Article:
IF you focus a pinpoint of light through a football-shaped lens, the light gets focused more around the lens than across the lens, and it exits as a stretched-out circle oval. Because the eye’s variations in curvature are much more delicate, you really can’t see this football shape. Bu this subtle difference in curvature tends to blur images that we see, so that the world looks stretched out, just like that contorted circle of light.

If you have astigmatism, a good way to demonstrate this distortion is for you to look at the tail lights on a car in front of you at night without your glasses (while someone else is driving, of course). The red tail lights will send off streamers in the same direction as your astigmatism. These streamers will diminish when you put your glasses back on, but they won’t fully go away, because of some scattering of the light at the edges of your glasses.

In eyeglasses, an astigmatic prescription is designed to create the opposite of the eye’s curvature, so that light is focused evenly onto the retina. In an astigmatic prescription, the power is referred to as a cylinder power. The axis is specified to tell the optician at what angle to direct the cylinder power (either horizontally, vertically, or somewhere in between.



The word presbyopia is derived from Latin and translates literally-through rather unflatteringly to those of us who develop it-as “old eyes.” The term describes the phenomenon that eventually befalls everyone: the loss of our ability to focus up close. Presbyopia generally starts anywhere from age thirty-five to fifty. You may first notice it when you’re trying to read the label on a bottle of aspirin or the fine print of a magazine ad.

This is what happens: Remember the accommodative system, the muscle and lens system within the eye that enables us to focus on near objects? The ciliary muscles, part of this system, sit just behind the iris. When these muscles contract, they cause the lens to bulge forward and change the focus of the eye, so that we can see something up close.

Now, remember how the lens in our eye is always growing? Well, by the time we reach our mid-thirties, this constant thickening has taken its toll; the lens has lost the flexibility needed to adjust its shape. Consequently, we can’t accommodate-in other words. we can’t see close up-nearly as well as we used to. Over time, the closest point at which the eye can focus moves farther away-which is why one day we start holding the newspaper at arm’s length to read it. But our arms are only so long, and eventually they’re just not long enough to let us read without the help of corrective lenses.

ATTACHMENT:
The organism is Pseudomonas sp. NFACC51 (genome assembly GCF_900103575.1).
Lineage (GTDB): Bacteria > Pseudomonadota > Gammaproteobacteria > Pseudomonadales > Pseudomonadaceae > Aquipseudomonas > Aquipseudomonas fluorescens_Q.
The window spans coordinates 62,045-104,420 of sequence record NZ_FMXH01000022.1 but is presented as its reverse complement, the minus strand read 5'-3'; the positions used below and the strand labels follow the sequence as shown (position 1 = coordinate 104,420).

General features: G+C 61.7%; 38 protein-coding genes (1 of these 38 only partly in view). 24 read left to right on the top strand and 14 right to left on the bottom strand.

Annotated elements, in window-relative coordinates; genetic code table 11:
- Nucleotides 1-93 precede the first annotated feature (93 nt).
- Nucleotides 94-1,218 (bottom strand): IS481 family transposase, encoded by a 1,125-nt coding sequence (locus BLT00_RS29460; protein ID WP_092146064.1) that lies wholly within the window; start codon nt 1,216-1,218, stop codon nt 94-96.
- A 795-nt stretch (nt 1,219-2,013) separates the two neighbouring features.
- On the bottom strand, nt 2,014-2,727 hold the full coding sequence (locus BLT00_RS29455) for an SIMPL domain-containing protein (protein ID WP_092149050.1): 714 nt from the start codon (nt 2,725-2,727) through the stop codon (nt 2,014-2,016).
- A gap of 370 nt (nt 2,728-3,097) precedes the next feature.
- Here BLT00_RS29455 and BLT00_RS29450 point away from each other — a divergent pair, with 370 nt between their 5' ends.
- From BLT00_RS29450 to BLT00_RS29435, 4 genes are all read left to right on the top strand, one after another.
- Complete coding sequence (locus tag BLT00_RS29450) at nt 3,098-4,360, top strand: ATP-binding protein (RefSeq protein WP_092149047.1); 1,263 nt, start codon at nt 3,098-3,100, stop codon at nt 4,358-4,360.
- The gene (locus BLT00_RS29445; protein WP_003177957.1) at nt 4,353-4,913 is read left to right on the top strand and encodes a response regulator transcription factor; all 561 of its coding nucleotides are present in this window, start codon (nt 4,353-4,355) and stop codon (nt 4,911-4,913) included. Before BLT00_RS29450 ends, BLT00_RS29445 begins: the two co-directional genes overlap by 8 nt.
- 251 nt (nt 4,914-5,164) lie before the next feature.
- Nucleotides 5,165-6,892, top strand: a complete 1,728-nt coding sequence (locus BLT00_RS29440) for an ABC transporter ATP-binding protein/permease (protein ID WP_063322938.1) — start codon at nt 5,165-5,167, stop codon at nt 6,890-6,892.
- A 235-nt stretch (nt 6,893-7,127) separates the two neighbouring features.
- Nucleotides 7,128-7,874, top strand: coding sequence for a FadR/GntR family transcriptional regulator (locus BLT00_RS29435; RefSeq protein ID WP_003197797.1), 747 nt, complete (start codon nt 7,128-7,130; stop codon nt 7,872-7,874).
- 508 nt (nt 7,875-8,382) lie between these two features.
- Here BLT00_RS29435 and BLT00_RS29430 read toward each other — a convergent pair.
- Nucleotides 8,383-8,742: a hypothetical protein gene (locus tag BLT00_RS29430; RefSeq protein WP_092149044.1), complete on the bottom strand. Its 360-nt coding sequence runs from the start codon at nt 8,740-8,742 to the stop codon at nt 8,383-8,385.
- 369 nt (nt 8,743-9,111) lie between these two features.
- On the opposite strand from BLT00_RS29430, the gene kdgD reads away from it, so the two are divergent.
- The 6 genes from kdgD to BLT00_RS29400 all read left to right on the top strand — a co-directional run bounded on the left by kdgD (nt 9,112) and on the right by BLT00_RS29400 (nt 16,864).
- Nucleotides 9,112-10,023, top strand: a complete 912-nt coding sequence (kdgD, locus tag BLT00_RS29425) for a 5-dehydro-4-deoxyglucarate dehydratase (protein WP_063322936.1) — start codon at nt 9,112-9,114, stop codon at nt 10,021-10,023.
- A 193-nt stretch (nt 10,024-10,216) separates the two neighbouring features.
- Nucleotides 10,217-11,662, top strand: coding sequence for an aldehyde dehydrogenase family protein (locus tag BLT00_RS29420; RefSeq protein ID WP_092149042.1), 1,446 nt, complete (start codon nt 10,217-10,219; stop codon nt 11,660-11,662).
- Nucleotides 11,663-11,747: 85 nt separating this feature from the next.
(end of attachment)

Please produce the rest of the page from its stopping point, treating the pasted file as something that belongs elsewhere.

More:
Because presbyopia is part of the normal growth and development process of the lens, it isn’t really what we think of as an “age-related degenerative change” to our body. That is, the ciliary muscles aren’t weakening, and no tissue is breaking down. This ongoing evaluation of the lens is simply an inevitable part of aging, something we can’t change or control. There are no exercises or treatments that can stave off presbyopia, or even slow it down.

How will presbyopia affect you? It depends. If you’re mildly to moderately nearsighted, presbyopia means you can read comfortably without your glasses, because your myopia does the job of focusing for a near object in place of your ciliary muscle and lens system. Because you can read more easily without glasses, presbyopia might not even trouble you until your late forties or early fifties. If you’re farsighted, problems with presbyopia will likely occur much sooner; your ciliary muscles already have extra work just compensating for the hyperopia as well as focusing on objects up close. People with astigmatism often compensate by bringing reading material closer, which makes it relatively larger and easier to see. When presbyopia begins, you probably won’t be able to compensate as well for your astigmatism, and you might need a presbyopic prescription sooner.

The presbyopic prescription is described as the lens addition or the add, it’s usually the same in both eyes. That is, your distance prescription (if you need one) balances out your vision, so that you see as well as you can with either eye by itself and with both eye together. Because both eyes receive the same message from the brain to accommodate for up-close viewing, once your distance vision is balanced, you’ll probably need an even amount of lens power added to both eyes to help you see to read. You can think of the distance prescription as the basic foundation for an eyeglass correction. The reading prescription is added on to this to give the eyes the extra power they need to see up close.